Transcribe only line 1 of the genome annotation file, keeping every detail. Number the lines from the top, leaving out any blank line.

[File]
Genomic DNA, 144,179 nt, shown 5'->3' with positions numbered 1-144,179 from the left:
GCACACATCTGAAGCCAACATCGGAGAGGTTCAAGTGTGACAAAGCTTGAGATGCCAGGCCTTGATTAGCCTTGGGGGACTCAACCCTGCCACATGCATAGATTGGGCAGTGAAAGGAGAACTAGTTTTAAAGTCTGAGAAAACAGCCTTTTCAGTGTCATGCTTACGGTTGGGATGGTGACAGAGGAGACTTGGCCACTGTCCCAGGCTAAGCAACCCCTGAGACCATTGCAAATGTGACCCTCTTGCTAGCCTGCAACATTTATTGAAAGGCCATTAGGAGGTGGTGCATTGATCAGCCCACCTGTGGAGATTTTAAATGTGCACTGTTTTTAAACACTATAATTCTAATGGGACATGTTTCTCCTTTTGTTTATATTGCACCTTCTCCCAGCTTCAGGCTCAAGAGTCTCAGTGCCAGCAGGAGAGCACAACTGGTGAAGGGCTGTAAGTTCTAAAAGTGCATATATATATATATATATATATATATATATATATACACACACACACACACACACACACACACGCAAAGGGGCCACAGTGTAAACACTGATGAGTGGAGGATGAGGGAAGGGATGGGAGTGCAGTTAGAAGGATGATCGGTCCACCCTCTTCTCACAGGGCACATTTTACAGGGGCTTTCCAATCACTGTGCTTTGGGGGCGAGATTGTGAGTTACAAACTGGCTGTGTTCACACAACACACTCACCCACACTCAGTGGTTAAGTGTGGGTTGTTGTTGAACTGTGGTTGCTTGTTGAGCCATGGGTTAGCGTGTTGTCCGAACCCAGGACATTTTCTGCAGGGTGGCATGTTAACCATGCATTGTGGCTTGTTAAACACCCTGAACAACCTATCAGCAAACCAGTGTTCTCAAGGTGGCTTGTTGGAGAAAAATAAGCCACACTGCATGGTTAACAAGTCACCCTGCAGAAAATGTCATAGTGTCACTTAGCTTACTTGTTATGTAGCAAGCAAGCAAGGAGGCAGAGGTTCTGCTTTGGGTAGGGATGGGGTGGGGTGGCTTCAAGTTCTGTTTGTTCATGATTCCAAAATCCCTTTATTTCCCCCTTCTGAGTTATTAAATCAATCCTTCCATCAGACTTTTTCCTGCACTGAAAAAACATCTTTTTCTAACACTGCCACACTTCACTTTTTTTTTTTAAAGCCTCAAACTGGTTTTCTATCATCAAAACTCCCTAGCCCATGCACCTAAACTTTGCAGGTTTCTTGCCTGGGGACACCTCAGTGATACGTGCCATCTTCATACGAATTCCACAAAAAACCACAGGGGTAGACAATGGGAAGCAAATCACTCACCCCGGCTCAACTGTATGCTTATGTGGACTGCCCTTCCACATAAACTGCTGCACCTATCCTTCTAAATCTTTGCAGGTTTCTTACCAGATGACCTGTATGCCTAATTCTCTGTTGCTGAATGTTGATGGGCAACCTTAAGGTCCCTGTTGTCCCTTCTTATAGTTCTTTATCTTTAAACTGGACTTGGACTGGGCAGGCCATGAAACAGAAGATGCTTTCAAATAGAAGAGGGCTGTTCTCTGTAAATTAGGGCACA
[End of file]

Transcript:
Genomic DNA, 144,179 nt, shown 5'->3' with positions numbered 1-144,179 from the left: